Yes, you are seeing more police on 82
When you’re driving on the lower half of Highway 82 you better cool your jets or risk a brush with the Colorado State Patrol.The busy 15-mile stretch between the Blue Lake subdivision and Glenwood Springs is being targeted for special attention by state troopers because of the number of injury accidents there over the past five years.There were 282 crashes that resulted in injuries or deaths in that stretch from 2000 to 2004, according to state patrol statistics. In comparison, there were 159 injury accidents between Basalt and Aspen during that same period.”We’re trying to impact the problem by altering driver behavior,” said Capt. Barry Bratt, the top trooper in the region. The area includes Highway 82 from Independence Pass to Glenwood Springs and Interstate 70 from the Mesa County line to the top of Vail Pass.”82 is the place where historically we’ve had most of our accidents,” he said.The highway averages 26,000 vehicles a day. That’s only 2,000 fewer than the average at Eisenhower Tunnel on I-70, Bratt noted.”I don’t think people really have an idea of how busy it is,” he said.He took the helm of this region two years ago and determined that he wanted to concentrate on reducing accidents in the Garfield County stretch of Highway 82. He believes that stretch is the worst because of speeding, high traffic volume and lots of cross streets serving multiple businesses.”We’ve really increased our trooper presence there,” said Bratt.The results are apparent in the number of tickets issued by the troopers. In the last half of 2003, troopers wrote 308 tickets for “hazardous violations” in the Garfield County stretch of Highway 82. Those types of tickets include speeding, careless driving, following too closely and other aggressive maneuvering.Over the same stretch of road during the same period in 2004, troopers wrote 1,079 tickets for hazardous violations, according to Bratt.So if you think you are seeing a lot more troopers patrolling that stretch, you’re right. Bratt said drivers usually alter their habits after getting a ticket. It also helps to slow them down and improve driving when they regularly see troopers patrolling specific stretches of road.The number of fatal accidents increased from zero to two in the Garfield County stretch in 2004. Bratt’s goal is to eliminate fatal accidents, and the Colorado State Patrol is aiming for statewide elimination of fatal accidents by 2025. To do that, they are enforcing seat belt requirements.Bratt said a person’s chances of surviving a wreck increase astronomically if they remain in the vehicle and aren’t ejected.The Garfield County stretch of Highway 82 is being specially targeted rather than the Pitkin County stretch because of the data and a strong hunch by the patrol. Bratt said he believes the number of crashes in Pitkin County was artificially high because of road construction. Accidents climb during road construction because of stop-and-go traffic. He said it will take a few years to build good data for that stretch now that the expansion to four lanes through Snowmass Canyon is complete.Scott Condon’s e-mail address is email@example.com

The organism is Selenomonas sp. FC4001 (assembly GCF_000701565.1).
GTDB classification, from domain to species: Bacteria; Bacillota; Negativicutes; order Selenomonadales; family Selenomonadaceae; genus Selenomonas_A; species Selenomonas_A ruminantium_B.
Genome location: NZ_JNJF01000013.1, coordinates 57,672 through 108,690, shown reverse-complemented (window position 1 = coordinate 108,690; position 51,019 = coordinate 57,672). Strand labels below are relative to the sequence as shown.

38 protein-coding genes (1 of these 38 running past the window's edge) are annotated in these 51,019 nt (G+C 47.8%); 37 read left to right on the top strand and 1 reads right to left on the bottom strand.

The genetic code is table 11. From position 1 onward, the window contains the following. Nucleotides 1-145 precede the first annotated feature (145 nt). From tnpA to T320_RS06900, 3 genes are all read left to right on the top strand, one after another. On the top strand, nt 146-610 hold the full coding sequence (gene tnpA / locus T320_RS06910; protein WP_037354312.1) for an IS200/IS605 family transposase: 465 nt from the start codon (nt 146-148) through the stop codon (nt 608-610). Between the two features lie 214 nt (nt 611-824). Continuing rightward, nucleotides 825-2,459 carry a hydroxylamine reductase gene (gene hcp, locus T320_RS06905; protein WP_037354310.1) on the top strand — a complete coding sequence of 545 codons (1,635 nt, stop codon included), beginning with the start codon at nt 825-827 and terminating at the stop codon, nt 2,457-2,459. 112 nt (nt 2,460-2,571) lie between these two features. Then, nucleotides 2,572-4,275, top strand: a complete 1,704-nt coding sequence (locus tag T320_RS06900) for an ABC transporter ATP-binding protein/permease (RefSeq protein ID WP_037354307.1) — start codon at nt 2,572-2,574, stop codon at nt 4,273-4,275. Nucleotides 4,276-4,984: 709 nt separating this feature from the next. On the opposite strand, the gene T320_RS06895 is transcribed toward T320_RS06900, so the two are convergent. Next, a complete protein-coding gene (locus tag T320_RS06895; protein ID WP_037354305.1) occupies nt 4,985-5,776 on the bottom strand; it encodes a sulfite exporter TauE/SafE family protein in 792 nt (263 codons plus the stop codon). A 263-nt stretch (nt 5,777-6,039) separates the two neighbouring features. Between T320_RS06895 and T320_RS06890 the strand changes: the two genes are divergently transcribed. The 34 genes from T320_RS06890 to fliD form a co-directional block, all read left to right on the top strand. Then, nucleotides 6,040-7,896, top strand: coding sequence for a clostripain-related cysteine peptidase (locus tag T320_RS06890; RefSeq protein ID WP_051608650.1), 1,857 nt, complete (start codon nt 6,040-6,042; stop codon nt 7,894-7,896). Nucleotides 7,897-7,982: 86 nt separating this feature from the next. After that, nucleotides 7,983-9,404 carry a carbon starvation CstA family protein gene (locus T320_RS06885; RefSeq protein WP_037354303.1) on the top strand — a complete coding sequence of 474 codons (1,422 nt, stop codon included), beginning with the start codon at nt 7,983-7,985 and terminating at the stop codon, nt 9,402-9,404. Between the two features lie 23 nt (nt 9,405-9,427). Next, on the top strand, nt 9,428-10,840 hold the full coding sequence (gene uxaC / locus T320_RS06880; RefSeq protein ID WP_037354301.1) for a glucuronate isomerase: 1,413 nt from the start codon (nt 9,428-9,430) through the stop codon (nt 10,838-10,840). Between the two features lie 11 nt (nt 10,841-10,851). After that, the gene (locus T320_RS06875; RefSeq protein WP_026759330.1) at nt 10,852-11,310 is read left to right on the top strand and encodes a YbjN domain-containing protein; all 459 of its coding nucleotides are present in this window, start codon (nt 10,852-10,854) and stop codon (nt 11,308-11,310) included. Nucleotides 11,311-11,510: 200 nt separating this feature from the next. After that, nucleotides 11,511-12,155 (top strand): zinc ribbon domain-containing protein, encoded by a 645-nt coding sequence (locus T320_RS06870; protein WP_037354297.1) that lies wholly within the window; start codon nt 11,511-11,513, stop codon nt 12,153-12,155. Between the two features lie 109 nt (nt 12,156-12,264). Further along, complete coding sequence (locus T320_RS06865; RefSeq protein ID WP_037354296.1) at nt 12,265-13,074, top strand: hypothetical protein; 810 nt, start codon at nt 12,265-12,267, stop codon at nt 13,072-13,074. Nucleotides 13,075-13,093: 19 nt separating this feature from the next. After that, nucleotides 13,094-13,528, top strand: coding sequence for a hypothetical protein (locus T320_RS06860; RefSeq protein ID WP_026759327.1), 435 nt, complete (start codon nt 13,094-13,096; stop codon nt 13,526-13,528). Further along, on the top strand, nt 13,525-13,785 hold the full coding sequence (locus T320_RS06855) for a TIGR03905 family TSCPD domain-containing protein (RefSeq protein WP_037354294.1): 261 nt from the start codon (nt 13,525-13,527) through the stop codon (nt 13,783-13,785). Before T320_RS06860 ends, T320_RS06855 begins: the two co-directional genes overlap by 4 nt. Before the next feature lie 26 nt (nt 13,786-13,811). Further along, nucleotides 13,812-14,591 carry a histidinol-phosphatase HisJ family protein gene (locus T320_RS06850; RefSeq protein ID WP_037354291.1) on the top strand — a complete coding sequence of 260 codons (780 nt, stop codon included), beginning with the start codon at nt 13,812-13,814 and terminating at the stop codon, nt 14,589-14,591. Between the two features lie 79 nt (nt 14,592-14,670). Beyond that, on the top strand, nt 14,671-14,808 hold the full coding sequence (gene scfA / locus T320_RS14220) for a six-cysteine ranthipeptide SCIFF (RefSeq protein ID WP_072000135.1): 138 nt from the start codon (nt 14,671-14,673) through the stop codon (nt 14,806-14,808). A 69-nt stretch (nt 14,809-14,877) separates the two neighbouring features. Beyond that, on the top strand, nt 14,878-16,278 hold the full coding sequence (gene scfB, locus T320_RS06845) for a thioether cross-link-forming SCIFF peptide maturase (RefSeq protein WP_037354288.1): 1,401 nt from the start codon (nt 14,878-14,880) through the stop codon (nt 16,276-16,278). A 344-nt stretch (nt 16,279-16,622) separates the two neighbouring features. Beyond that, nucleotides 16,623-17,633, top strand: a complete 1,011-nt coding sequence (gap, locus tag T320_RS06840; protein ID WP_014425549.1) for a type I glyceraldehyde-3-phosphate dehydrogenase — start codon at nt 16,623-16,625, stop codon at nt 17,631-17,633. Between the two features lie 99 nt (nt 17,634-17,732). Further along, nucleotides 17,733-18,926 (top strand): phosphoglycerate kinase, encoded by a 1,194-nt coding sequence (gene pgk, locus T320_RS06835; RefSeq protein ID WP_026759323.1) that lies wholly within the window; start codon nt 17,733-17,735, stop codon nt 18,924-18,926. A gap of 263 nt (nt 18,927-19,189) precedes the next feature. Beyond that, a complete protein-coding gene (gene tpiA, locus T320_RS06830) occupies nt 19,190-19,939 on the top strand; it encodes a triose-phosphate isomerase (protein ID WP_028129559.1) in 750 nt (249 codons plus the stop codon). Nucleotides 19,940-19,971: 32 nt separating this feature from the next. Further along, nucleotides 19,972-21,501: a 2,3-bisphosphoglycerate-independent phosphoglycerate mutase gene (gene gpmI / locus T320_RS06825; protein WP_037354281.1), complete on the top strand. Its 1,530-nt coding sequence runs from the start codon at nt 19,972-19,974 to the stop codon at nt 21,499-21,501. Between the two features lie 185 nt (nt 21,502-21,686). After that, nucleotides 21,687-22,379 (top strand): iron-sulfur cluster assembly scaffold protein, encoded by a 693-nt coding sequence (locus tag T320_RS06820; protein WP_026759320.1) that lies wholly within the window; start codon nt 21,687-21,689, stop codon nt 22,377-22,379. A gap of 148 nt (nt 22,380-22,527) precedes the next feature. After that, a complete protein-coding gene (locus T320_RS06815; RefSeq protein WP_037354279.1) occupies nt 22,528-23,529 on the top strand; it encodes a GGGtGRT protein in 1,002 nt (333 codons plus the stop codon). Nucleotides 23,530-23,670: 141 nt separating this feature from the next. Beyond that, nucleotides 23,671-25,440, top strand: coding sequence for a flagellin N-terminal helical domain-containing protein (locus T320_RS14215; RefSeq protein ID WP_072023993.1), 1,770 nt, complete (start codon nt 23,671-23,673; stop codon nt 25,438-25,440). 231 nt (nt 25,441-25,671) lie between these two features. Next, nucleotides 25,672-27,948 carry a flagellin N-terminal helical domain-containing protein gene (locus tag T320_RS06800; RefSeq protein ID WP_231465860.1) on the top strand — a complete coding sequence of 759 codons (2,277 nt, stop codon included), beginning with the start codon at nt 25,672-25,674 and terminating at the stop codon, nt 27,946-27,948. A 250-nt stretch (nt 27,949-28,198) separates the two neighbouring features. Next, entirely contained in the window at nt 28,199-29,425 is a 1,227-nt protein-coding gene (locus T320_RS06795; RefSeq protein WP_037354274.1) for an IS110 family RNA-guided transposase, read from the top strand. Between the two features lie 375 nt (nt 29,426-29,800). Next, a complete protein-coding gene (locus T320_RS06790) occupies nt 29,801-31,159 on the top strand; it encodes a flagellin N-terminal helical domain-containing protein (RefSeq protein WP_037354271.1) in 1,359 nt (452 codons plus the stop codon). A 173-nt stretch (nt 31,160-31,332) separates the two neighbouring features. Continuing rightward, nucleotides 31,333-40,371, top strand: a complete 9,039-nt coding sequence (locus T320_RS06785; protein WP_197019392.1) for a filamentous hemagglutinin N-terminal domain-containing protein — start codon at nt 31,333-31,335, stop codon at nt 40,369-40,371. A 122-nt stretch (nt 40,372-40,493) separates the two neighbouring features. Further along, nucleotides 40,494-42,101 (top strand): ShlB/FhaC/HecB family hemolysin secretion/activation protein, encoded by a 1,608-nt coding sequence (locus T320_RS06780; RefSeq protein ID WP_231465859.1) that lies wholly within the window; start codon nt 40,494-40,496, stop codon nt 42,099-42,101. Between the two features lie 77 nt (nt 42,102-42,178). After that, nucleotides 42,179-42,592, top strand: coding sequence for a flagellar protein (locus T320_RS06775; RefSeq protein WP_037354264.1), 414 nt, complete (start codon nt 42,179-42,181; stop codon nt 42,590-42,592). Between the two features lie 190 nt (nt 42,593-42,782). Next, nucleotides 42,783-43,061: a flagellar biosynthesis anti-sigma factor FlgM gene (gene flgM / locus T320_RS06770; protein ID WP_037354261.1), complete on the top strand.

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Facing a nearly more than $700,000 shortfall in transportation funding, Upper Roaring Fork Valley elected officials decided to dip into their savings account to continue all funding commitments for a year.